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Patients with congestive heart failure (CHF) have high incidence of sleep-disordered breathing. Two distinct types are known: obstructive sleep apnoea (OSA) and Cheyne-Stokes respiration (CSR).1 Effective heart failure treatment improves CSR but not OSA, indicating that the development of CSR is secondary to heart failure. CSR is characterised by recurrent episodes of central apnoea/hypopnoea interposed with periods of hyperpnoea with waning and waxing pattern of tidal volume. A 5-month-old girl who presented with acute onset of poor appetite and tachypnoea had cardiomegaly on chest X-ray. Echocardiography showed severely depressed left ventricular (LV) function with ejection fraction of 10%. She was diagnosed with LV non-compaction cardiomyopathy and placed on heart transplant list. Her heart failure management included milrinone infusion, diuretics and digoxin. She subsequently worsened with increasing heart rate and tachypnoea. Her telemetry showed evidence of CSR with clinical and echocardiographic evidence of worsening LV function (figure 1). She had normal pH and not receiving any respiratory depressants. Her oxygen saturation varied from 90% to 100%. The Berlin EXCOR LV assist device was placed with stabilisation of cardiac output. CSR has been commonly observed in acute as well as chronic heart failure with LV systolic dysfunction. The pathophysiology includes hyperventilation from CHF, resulting in a decrease in PCO2 below apnoeic threshold, triggering cyclic central apnoea.2 The apnoea–hypopnoea index is defined as the numbers of apnoea and hypopnoea per hour and is an independent predictor of poor prognosis in a clinically stable patient with heart failure.3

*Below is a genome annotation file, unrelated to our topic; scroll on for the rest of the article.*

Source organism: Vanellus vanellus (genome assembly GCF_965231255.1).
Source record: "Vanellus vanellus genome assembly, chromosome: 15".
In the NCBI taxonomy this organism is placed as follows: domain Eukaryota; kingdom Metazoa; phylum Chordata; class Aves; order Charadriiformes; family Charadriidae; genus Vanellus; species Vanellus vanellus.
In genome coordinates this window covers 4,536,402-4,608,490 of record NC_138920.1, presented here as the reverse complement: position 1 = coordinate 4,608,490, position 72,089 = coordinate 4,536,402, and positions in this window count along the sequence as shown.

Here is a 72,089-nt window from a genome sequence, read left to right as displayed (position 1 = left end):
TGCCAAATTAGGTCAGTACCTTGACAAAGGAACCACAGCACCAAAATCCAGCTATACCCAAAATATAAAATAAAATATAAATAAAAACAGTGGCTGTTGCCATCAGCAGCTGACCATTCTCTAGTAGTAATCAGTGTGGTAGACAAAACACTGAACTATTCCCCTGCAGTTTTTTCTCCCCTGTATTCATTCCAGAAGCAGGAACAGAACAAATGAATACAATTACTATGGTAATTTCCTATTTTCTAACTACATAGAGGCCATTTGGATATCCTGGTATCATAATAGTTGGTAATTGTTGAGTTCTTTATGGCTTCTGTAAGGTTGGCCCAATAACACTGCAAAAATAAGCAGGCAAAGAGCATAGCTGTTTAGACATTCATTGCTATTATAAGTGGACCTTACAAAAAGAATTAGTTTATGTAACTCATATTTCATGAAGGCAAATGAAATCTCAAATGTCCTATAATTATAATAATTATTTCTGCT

Cheyne-Stokes respiration is characterised by recurrent episodes of central apnoea/hypopnoea interposed with periods of hyperpnoea with waning and waxing pattern of tidal volume.
The pathophysiology includes hyperventilation from congestive heart failure, resulting in a decrease in PCO2 below apnoeic threshold, triggering cyclic central apnoea.
The apnoea–hypopnoea index is defined as the numbers of apnoea and hypopnoea per hour and is an independent predictor of poor prognosis in a clinically stable patient with heart failure.
Contributors AB, RD and VA were responsible for planning, conducting, reporting, conception and design, acquisition, analysis and interpretation of data.
Competing interests None declared.
Provenance and peer review Not commissioned; externally peer reviewed.
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